The following appeared in the HuffPost’s Teen Blog on March 12, 2015. This amazingly well-written piece comes from an insightful high schooler with dyslexia. We were so impressed with the writing and the message from young writer Anna Koppelman that we asked to reprint it on the YCDC website. We are thankful to Anna and the Huffington Post for granting us permission to do so.
When I was in first grade, I realized I was dyslexic. My mom was in the dining room working, my dad playing indoor sock-catch with my older brother, and I was using up my one hour of TV on the children’s show, Arthur. It just so happened that at that time, on that day, the episode titled “The Boy With His Head in the Clouds” aired on my TV, which I sat gaping at from my living room couch. It was as if I saw myself on the screen.
“The Boy With His Head in the Clouds” is a 15-minute segment in which Arthur’s friend Greg (the moose) finds out he is dyslexic. He had spent years feeling behind in his class, he couldn’t read, or do math problems at the rate his peers could do them. He felt stupid and worthless, but he wasn’t. The character had unique ideas and outlooks on the world. He saw things in a different way than his classmates and there was nothing wrong with that. He was just dyslexic.
I remember hitting pause on the TV (a trick I had learned the day before) and running into my dad’s room. I interrupted the father-son sock catch, and stated loudly and a little lispy, “Daddy, I’m sisplexic!”
“You are what?” my dad responded.
I dragged him and then my mom into the living room and made them watch the show. “I have that! I have that” I kept repeating. We must have watched “The Boy With His Head in the Clouds” five times that day. In that moment the confused, innocent first grader me felt as though I had found the answer to my problems. I was no longer stupid; I just had “sisplexia” (dyslexia). But nine years, two schools and a very accommodating IEP (a legal form stating that you are dyslexic and other complicated stuff) later, I realized I could not be more wrong. One would think that being able to label your adversity makes it easier, but since that day on the couch when I realized I am dyslexic, I have increasingly felt worse about my disability.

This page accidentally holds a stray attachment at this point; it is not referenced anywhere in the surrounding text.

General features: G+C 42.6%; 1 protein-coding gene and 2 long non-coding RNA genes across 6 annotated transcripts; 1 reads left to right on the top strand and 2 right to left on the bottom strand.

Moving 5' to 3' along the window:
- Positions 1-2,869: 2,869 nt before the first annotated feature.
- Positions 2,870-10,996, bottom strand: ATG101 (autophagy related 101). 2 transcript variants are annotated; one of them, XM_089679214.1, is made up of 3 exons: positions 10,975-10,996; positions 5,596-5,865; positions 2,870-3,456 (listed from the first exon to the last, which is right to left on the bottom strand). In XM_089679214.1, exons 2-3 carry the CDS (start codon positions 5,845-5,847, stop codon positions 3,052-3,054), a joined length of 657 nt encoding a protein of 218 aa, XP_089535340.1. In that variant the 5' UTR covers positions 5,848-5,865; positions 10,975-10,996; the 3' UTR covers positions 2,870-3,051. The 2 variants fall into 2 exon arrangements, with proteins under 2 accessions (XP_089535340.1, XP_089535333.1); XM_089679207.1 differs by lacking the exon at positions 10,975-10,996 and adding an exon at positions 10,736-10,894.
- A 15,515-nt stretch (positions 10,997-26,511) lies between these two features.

It wasn’t always this way. I used to wear my dyslexia like a badge of honor everywhere I went. In second grade, I had my teacher read Thank you, Mr. Falker (a children’s book about dyslexia) to my class, then I proceeded to tell the class I was dyslexic and what that meant to me. I was proud of it. All I could see at that point were my parents, who were always encouraging, and my older brother, who never mentioned it.
I had a tutor to help me with my reading (I still see her to this day), but to me that was just fun. We would play games on the floor of her room, and we would make sounds with letters. Sometimes she would read to me, and sometimes she would have me tell stories. School was still hard for me, counting numbers in my head was practically impossible and reading was no easy feat either. The kids in my class would be able to look at letters and see words, and I would look down only to be mystified. It wasn’t that they were backwards or in the wrong direction. The only way I could describe it is that the letters floated.
I was still on level 0 when the rest of my class was on level 4 and 5, but I was not ashamed of this; I didn’t realize that I had the option to be, until Emma* and close friends of mine refused to let me sit with them at lunch or play with them at recess anymore because they could read and I could not—which meant they were smart and I was not. The roof of the school was covered in fake grass, and we had tricycles that we could ride during lunch and recess. I remember watching them peddling away into the distance, with their Harry Potter books packed away in their knapsacks and thinking for the first time that I truly was stupid.
The next year I would switch to a new school (Windward) that specialized in kids with dyslexia. Throughout third and fourth grade I would learn how to read. This was not a simple task. It involved wordlist after wordlist, sound after sound, syllable after syllable, open, closed, “CCCC AAA NNN.” I have all the “classic dyslexic moments” packed away in my pocket. They involve reading my first book all the way through, being able to write a paragraph for the first time and reading aloud without stuttering. Windward cured my inability to read and helped me understand the fundamental parts of math, but there are certain parts of my dyslexia that are just impossible to “cure.” Those include my horrible grammar, sheer incompetence when it comes to spelling and the fact that certain parts of math make me want to bang my head against a wall. I am now at a mainstream school and my grades are all A’s and B+’s. I work really hard and have tons of government mandated tutoring (five hours per week). The parts of my dyslexia that used to be gigantic have shrunk—that is, all the parts except the shame.